Russell Baker, the one-time New York Times columnist has a long multi-book review in The New York Review of Books, surveying all the many problems facing journalism today. It’s a familiar list and Baker thankfully adds nothing new to it. Let’s see, there are the market forces increasingly chipping away at the quality of newspapers, the dawn of the Internet and its army of bloggers, the stain of poor performance in the buildup to the Iraq war, etc., etc. We know this laundry list well and Baker bites off a little too much trying to touch on all of these issue, not ever really digging deeper than what we already know. But it’s his conclusion that I found the most depressing. All of these many troubles have created a “widening disconnection between public and press,” he tells us.
As he puts it, the journalist was “once a cultural hero glamorized in the movies by Clark Gable and she by Rosalind Russell. They were salt-of-the-earth, wise-cracking, sassy, but high-principled types. So were James Stewart, Humphrey Bogart, Cary Grant, Robert Redford, and Dustin Hoffman, all of whom did cinematic newsroom duty too. To be a journalist was to be a kind of proletarian hero worthy of Hollywood star power.”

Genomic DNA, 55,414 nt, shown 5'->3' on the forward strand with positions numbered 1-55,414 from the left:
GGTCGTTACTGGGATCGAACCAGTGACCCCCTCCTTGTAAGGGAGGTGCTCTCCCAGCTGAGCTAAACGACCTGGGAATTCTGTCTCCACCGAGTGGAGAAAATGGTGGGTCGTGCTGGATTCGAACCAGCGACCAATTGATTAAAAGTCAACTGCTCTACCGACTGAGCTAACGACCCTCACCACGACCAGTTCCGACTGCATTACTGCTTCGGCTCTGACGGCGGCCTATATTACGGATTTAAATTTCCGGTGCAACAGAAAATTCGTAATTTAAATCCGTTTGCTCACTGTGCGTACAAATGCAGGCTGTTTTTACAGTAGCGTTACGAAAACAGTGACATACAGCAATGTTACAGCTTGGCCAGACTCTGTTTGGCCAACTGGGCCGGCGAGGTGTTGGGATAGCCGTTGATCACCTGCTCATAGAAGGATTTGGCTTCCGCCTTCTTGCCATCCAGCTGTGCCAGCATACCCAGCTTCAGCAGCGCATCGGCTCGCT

As to how journalists are seen now. Baker borrows a characterization from one of the books his piece reviews. Get ready. The “vague organism called ‘media’” now consists of “an “assemblage of self-servers, frauds, political double-dippers, gasbags, mountebanks, spoiled reporters, and unprincipled swine.”
Well, read it for yourselves. I’m not sure Baker completely agrees with this assessment. Still, the picture he paints is bleak. I can’t remember a positive portrayel of a reporter on film in the last few years. The first journalism movie from recent times that even comes to mind is this one. Oh boy, this is not a good sign.